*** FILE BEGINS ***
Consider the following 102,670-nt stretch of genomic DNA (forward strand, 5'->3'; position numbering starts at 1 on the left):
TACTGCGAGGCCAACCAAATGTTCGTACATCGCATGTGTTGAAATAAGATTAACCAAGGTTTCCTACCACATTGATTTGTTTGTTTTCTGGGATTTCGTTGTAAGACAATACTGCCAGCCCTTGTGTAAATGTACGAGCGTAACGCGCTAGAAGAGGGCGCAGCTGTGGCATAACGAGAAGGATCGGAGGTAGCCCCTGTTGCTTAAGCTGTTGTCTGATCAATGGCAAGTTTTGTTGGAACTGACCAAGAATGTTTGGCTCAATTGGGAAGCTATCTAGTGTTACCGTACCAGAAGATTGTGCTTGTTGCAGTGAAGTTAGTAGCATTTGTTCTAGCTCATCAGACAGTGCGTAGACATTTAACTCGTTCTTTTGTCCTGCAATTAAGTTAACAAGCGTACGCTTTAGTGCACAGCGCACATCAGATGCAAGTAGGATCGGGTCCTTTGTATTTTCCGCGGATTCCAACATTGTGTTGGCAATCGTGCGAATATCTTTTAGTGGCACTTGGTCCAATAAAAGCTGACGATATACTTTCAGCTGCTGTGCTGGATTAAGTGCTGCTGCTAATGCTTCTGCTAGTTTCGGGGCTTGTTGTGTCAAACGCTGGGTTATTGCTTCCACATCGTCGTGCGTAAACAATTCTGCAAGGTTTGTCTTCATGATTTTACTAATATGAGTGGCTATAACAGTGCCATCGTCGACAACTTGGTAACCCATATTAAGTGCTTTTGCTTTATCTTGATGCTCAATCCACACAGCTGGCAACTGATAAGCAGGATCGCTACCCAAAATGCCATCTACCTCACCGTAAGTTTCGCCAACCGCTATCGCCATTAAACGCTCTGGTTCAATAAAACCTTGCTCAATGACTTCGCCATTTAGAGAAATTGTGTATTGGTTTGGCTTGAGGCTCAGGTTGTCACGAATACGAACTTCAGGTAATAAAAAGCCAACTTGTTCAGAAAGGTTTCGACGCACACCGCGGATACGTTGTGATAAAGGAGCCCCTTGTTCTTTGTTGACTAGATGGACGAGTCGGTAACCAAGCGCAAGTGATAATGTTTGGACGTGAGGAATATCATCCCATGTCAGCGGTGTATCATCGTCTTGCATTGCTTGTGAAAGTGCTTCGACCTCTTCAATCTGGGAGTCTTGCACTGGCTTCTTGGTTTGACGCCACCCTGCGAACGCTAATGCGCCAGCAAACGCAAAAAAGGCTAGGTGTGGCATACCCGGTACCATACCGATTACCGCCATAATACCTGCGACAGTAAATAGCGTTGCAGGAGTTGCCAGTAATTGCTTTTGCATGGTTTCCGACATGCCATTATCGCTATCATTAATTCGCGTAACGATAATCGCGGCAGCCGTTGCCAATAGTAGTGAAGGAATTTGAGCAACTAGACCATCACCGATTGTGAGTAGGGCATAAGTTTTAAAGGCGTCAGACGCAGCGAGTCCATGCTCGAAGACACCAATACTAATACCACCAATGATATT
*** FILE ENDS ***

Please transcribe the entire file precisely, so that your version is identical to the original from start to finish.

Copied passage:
Consider the following 102,670-nt stretch of genomic DNA (forward strand, 5'->3'; position numbering starts at 1 on the left):
TACTGCGAGGCCAACCAAATGTTCGTACATCGCATGTGTTGAAATAAGATTAACCAAGGTTTCCTACCACATTGATTTGTTTGTTTTCTGGGATTTCGTTGTAAGACAATACTGCCAGCCCTTGTGTAAATGTACGAGCGTAACGCGCTAGAAGAGGGCGCAGCTGTGGCATAACGAGAAGGATCGGAGGTAGCCCCTGTTGCTTAAGCTGTTGTCTGATCAATGGCAAGTTTTGTTGGAACTGACCAAGAATGTTTGGCTCAATTGGGAAGCTATCTAGTGTTACCGTACCAGAAGATTGTGCTTGTTGCAGTGAAGTTAGTAGCATTTGTTCTAGCTCATCAGACAGTGCGTAGACATTTAACTCGTTCTTTTGTCCTGCAATTAAGTTAACAAGCGTACGCTTTAGTGCACAGCGCACATCAGATGCAAGTAGGATCGGGTCCTTTGTATTTTCCGCGGATTCCAACATTGTGTTGGCAATCGTGCGAATATCTTTTAGTGGCACTTGGTCCAATAAAAGCTGACGATATACTTTCAGCTGCTGTGCTGGATTAAGTGCTGCTGCTAATGCTTCTGCTAGTTTCGGGGCTTGTTGTGTCAAACGCTGGGTTATTGCTTCCACATCGTCGTGCGTAAACAATTCTGCAAGGTTTGTCTTCATGATTTTACTAATATGAGTGGCTATAACAGTGCCATCGTCGACAACTTGGTAACCCATATTAAGTGCTTTTGCTTTATCTTGATGCTCAATCCACACAGCTGGCAACTGATAAGCAGGATCGCTACCCAAAATGCCATCTACCTCACCGTAAGTTTCGCCAACCGCTATCGCCATTAAACGCTCTGGTTCAATAAAACCTTGCTCAATGACTTCGCCATTTAGAGAAATTGTGTATTGGTTTGGCTTGAGGCTCAGGTTGTCACGAATACGAACTTCAGGTAATAAAAAGCCAACTTGTTCAGAAAGGTTTCGACGCACACCGCGGATACGTTGTGATAAAGGAGCCCCTTGTTCTTTGTTGACTAGATGGACGAGTCGGTAACCAAGCGCAAGTGATAATGTTTGGACGTGAGGAATATCATCCCATGTCAGCGGTGTATCATCGTCTTGCATTGCTTGTGAAAGTGCTTCGACCTCTTCAATCTGGGAGTCTTGCACTGGCTTCTTGGTTTGACGCCACCCTGCGAACGCTAATGCGCCAGCAAACGCAAAAAAGGCTAGGTGTGGCATACCCGGTACCATACCGATTACCGCCATAATACCTGCGACAGTAAATAGCGTTGCAGGAGTTGCCAGTAATTGCTTTTGCATGGTTTCCGACATGCCATTATCGCTATCATTAATTCGCGTAACGATAATCGCGGCAGCCGTTGCCAATAGTAGTGAAGGAATTTGAGCAACTAGACCATCACCGATTGTGAGTAGGGCATAAGTTTTAAAGGCGTCAGACGCAGCGAGTCCATGCTCGAAGACACCAATACTAATACCACCAATGATATT